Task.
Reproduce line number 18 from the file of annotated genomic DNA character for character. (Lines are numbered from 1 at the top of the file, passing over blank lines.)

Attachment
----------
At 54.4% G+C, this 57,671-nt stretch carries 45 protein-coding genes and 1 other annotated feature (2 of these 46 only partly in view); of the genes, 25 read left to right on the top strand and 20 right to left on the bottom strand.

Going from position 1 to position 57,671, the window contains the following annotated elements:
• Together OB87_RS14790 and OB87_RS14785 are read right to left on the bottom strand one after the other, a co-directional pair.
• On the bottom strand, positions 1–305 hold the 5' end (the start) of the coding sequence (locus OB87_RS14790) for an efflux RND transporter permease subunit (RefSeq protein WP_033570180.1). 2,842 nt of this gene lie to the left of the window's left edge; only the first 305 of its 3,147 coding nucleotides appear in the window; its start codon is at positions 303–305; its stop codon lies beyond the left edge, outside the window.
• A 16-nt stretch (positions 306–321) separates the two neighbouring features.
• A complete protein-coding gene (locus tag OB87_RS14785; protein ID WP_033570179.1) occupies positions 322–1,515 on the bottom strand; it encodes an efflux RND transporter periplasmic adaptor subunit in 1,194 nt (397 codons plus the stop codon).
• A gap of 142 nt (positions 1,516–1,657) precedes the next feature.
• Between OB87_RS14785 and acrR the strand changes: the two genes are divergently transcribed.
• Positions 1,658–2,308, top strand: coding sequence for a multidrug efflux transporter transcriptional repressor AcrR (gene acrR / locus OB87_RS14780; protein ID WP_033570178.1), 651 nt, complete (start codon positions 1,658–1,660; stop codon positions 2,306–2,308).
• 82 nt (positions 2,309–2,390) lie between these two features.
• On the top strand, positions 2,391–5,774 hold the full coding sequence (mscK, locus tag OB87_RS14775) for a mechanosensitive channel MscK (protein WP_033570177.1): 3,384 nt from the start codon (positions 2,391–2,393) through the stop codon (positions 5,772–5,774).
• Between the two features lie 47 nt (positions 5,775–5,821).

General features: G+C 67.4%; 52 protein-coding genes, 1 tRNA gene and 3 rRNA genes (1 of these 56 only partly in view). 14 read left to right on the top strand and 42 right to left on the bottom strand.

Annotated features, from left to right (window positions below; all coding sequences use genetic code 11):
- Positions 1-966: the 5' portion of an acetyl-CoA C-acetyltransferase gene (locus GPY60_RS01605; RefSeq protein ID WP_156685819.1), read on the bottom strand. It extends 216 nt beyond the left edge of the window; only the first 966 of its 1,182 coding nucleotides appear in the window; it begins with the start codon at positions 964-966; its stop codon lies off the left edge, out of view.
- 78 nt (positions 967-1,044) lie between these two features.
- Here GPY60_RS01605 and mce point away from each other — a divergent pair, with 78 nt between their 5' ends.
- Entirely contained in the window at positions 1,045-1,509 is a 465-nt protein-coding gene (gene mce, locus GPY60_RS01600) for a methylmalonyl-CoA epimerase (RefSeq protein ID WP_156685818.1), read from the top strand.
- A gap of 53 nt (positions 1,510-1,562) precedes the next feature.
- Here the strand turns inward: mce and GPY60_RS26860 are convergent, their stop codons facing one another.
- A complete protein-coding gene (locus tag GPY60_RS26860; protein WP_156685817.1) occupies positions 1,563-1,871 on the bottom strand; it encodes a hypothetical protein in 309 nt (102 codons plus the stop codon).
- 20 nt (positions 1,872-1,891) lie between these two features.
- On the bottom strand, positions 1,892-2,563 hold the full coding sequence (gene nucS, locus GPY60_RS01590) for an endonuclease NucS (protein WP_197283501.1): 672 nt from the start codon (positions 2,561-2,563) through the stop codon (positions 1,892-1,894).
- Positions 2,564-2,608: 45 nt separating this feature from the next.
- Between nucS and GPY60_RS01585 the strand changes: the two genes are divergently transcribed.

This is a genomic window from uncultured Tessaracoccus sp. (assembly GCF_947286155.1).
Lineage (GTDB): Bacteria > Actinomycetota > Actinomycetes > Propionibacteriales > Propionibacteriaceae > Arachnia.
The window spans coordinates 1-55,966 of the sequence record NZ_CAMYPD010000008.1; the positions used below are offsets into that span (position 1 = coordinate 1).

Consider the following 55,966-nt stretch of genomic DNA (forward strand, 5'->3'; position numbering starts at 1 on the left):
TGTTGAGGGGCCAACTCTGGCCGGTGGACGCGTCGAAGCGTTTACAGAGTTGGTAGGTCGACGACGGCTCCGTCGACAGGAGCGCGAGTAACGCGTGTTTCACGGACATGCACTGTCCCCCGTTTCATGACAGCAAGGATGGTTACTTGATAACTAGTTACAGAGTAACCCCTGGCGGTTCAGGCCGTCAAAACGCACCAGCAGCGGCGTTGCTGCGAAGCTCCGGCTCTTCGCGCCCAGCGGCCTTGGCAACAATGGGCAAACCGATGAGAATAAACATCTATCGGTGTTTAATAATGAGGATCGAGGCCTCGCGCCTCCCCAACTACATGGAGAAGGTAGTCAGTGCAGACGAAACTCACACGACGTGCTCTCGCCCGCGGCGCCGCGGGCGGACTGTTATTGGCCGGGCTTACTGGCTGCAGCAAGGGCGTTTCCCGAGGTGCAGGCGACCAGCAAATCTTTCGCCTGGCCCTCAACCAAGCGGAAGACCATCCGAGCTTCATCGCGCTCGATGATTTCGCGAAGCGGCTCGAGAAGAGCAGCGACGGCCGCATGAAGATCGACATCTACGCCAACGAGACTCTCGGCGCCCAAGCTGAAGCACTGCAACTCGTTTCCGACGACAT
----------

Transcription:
- Entirely contained in the window at positions 1,045-1,509 is a 465-nt protein-coding gene (gene mce, locus GPY60_RS01600) for a methylmalonyl-CoA epimerase (RefSeq protein ID WP_156685818.1), read from the top strand.